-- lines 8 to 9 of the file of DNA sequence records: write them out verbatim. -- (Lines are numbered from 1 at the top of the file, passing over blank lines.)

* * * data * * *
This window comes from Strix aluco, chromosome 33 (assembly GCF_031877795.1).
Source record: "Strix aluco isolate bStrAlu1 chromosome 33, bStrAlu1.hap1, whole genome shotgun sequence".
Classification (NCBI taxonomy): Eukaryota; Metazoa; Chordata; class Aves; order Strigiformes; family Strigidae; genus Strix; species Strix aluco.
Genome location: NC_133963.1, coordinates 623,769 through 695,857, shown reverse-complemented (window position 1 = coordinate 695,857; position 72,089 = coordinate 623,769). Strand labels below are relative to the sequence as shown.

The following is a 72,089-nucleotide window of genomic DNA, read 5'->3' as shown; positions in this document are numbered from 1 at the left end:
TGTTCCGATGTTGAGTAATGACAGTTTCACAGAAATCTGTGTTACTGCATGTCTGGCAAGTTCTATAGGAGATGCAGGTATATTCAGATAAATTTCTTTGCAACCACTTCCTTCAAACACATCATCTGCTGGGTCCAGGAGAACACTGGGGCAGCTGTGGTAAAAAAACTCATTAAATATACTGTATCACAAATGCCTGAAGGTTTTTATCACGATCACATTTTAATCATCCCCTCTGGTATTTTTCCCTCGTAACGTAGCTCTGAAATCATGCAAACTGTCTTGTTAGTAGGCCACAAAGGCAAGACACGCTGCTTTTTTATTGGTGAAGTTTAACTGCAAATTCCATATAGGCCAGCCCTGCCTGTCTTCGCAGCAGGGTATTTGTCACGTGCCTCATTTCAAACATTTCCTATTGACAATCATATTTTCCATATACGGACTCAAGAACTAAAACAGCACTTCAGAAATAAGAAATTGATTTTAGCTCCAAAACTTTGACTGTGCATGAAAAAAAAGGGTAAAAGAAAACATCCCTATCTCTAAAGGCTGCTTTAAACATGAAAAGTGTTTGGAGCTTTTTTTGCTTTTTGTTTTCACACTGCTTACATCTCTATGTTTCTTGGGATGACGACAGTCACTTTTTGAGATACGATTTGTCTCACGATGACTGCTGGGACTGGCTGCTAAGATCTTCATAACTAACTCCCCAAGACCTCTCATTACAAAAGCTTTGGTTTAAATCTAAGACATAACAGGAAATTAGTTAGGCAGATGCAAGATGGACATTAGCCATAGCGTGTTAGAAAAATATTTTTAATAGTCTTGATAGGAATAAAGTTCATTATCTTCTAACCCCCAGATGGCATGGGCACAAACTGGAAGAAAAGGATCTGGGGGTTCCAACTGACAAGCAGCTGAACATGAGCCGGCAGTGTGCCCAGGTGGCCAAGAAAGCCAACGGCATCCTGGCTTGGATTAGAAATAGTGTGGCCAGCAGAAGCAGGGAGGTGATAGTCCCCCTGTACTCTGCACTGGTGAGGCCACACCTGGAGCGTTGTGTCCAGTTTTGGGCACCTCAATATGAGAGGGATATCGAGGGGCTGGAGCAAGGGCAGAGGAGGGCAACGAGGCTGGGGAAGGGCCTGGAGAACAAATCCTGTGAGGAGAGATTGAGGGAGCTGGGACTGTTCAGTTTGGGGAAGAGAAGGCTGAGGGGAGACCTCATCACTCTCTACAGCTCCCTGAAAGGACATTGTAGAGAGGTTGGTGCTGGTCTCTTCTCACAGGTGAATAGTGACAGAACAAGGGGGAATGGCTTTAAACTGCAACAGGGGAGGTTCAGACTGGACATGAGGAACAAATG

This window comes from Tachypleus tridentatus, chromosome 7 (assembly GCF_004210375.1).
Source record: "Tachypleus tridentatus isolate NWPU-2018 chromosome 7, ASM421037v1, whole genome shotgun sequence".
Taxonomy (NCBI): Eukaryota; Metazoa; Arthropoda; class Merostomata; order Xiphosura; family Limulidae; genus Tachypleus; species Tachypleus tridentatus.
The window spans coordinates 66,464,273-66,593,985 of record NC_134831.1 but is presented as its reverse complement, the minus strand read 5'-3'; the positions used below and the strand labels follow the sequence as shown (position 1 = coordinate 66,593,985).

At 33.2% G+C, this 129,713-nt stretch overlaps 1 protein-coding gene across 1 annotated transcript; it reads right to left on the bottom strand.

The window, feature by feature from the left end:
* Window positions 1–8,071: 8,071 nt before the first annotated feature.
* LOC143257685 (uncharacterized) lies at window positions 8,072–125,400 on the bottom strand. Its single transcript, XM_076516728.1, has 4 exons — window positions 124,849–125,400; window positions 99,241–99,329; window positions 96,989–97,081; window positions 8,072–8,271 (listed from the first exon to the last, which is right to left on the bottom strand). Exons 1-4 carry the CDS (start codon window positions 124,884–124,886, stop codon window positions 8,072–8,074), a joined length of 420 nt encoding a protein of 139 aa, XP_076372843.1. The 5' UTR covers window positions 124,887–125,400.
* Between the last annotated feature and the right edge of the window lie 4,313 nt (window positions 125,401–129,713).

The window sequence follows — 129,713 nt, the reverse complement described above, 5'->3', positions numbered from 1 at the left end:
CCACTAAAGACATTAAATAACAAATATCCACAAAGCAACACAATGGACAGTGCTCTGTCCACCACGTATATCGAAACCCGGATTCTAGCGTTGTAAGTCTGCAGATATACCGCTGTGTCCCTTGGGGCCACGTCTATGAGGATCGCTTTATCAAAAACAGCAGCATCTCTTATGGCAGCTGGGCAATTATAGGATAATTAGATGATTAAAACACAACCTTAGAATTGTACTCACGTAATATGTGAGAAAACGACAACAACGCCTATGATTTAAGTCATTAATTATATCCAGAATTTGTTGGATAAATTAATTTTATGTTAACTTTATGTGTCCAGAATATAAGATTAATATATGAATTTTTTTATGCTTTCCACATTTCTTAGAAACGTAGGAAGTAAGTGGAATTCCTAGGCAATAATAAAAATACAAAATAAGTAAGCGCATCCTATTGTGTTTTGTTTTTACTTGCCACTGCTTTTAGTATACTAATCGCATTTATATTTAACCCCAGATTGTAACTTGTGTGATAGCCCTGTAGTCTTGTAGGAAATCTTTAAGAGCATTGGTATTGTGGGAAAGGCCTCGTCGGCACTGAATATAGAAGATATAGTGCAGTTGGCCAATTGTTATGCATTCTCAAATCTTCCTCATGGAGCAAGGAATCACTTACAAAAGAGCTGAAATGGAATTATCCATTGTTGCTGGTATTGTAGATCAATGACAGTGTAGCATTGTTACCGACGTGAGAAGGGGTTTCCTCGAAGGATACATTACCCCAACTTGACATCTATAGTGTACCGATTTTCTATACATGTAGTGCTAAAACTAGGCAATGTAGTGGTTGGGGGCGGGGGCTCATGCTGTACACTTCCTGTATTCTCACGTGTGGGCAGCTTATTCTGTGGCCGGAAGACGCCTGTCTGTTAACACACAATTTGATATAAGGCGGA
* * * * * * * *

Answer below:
Source record: "Tachypleus tridentatus isolate NWPU-2018 chromosome 7, ASM421037v1, whole genome shotgun sequence".
Taxonomy (NCBI): Eukaryota; Metazoa; Arthropoda; class Merostomata; order Xiphosura; family Limulidae; genus Tachypleus; species Tachypleus tridentatus.